Slavery During The 19th Century

2090 Words Jun 30th, 2016 9 Pages

It all started in the 15th century, when the Portuguese began trading for slaves from West Africa. They used these slaves to work sugar plantations on the Madiera and Azores islands off the African coast. Because using slave labor to produce sugar was profitable, Europeans decided to adapt slavery in the newly established American colonies (Newman, John J. 6). When European settlers began staking claim on American land, they hit one major bump in the road. All of these rich wealthy elites that were able to afford the journey over did not know one thing about manual labor. They enslaved Native Americans, and used the indentured servant system, a method of bringing lower class immigrants to the colonies and requiring them to work as servants for a certain amount of time, but eventually mercantilism exploded in the colonies and the settlers had to turn to different ways. Slavery began to grow in the colonies in the early 18th century. According to the AMSCO Advanced Placement preparation textbook, “By 1750, half of Virginia’s population and two-thirds of South Carolina’s population were enslaved.”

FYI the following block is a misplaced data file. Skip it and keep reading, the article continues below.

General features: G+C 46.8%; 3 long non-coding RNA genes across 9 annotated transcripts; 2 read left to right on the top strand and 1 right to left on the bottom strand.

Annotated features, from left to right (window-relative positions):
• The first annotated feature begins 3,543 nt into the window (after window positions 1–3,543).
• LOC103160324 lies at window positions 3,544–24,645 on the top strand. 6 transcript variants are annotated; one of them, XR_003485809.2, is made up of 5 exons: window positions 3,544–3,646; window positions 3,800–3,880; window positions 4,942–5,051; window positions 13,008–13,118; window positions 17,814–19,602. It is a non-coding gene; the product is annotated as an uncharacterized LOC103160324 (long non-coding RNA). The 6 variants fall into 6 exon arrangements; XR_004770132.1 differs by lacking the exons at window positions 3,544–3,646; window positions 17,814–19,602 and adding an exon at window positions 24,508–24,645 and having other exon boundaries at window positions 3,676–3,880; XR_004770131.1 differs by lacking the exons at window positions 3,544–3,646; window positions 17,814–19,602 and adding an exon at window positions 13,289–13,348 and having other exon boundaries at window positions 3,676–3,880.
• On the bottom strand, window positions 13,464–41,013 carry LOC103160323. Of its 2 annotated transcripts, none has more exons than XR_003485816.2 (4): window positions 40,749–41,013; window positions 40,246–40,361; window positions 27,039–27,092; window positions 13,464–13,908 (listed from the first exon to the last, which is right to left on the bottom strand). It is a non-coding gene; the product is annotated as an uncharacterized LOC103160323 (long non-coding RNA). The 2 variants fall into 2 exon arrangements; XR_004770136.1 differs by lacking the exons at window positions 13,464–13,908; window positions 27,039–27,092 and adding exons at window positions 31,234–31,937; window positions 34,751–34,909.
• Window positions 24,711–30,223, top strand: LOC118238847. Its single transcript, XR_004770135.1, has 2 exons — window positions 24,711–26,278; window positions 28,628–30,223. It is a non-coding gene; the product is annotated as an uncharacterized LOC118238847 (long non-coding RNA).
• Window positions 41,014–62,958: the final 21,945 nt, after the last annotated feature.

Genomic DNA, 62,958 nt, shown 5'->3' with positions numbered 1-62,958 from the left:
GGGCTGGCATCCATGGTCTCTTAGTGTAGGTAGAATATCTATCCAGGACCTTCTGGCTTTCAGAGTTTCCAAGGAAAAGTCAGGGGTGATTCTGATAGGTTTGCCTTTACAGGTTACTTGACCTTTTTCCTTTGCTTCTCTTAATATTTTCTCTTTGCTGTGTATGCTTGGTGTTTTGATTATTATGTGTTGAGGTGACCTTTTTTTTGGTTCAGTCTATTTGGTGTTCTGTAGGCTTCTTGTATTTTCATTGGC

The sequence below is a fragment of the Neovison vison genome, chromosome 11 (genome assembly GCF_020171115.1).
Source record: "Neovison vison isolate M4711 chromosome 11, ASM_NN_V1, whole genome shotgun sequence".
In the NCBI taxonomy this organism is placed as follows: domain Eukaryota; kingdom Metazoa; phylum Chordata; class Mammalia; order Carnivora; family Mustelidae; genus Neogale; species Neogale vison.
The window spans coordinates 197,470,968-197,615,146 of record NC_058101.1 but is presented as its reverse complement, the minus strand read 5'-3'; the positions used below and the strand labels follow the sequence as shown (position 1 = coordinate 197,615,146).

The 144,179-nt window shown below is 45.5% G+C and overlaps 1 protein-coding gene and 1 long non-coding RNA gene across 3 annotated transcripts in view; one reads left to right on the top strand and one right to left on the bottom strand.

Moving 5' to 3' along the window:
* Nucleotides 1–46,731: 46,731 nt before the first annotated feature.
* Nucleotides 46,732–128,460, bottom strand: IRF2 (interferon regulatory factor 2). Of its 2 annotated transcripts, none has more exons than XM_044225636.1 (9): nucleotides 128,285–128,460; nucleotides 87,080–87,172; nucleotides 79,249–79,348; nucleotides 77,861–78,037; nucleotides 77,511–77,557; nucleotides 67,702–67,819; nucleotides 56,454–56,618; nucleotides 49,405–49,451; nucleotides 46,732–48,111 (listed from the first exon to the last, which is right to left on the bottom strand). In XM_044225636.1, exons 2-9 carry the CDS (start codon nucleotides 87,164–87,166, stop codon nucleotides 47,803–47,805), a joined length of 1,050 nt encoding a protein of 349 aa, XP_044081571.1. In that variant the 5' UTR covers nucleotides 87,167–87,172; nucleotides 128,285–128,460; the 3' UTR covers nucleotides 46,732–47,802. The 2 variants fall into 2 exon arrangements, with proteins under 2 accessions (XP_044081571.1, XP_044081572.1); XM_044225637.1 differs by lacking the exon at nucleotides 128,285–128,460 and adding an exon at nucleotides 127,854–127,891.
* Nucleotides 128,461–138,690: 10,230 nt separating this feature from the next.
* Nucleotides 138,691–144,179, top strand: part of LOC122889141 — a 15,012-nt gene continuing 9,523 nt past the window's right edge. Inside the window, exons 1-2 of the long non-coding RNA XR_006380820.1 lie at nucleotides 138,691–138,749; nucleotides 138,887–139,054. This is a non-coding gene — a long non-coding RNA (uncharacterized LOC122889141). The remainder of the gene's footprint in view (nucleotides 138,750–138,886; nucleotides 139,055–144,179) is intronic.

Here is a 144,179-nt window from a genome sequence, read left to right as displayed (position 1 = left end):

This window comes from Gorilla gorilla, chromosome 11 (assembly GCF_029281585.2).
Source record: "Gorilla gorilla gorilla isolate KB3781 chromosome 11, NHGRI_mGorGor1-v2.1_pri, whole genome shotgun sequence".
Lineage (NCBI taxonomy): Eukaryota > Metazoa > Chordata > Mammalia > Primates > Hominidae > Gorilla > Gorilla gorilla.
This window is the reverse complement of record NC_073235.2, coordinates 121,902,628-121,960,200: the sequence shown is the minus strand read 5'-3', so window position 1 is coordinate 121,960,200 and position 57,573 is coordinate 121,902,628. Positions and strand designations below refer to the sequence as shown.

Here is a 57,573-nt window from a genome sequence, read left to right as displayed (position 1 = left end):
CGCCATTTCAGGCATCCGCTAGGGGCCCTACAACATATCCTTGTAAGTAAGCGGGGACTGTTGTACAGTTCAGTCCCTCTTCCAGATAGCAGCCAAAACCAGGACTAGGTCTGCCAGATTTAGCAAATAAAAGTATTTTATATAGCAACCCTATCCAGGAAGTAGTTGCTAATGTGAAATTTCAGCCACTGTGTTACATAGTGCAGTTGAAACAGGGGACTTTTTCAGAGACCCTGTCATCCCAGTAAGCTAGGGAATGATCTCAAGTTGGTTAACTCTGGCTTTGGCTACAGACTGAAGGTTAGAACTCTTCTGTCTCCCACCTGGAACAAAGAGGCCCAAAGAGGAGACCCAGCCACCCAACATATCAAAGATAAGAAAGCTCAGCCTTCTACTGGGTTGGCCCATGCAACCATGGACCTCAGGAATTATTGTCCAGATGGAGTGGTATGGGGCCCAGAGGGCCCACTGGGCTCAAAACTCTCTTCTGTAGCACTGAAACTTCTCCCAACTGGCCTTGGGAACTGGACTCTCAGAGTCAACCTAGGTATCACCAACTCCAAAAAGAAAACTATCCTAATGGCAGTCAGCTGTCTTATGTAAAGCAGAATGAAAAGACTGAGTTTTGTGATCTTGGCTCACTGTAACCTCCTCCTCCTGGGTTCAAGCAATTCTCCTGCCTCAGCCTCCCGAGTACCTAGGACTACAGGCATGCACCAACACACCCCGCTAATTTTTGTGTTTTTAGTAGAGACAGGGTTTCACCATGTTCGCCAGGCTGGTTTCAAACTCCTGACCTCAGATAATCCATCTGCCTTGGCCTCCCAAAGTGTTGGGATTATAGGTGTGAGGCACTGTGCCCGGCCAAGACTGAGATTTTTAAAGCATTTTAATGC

There were three main reasons for the increase of demand for slavery in the southern colonies. First was reduced migration, since there was an increase in wages in England that reduced the supply of immigrants to the colonies. Then they needed a dependable workforce, and large plantation owners believed that slavery would give a stable labor force that they…

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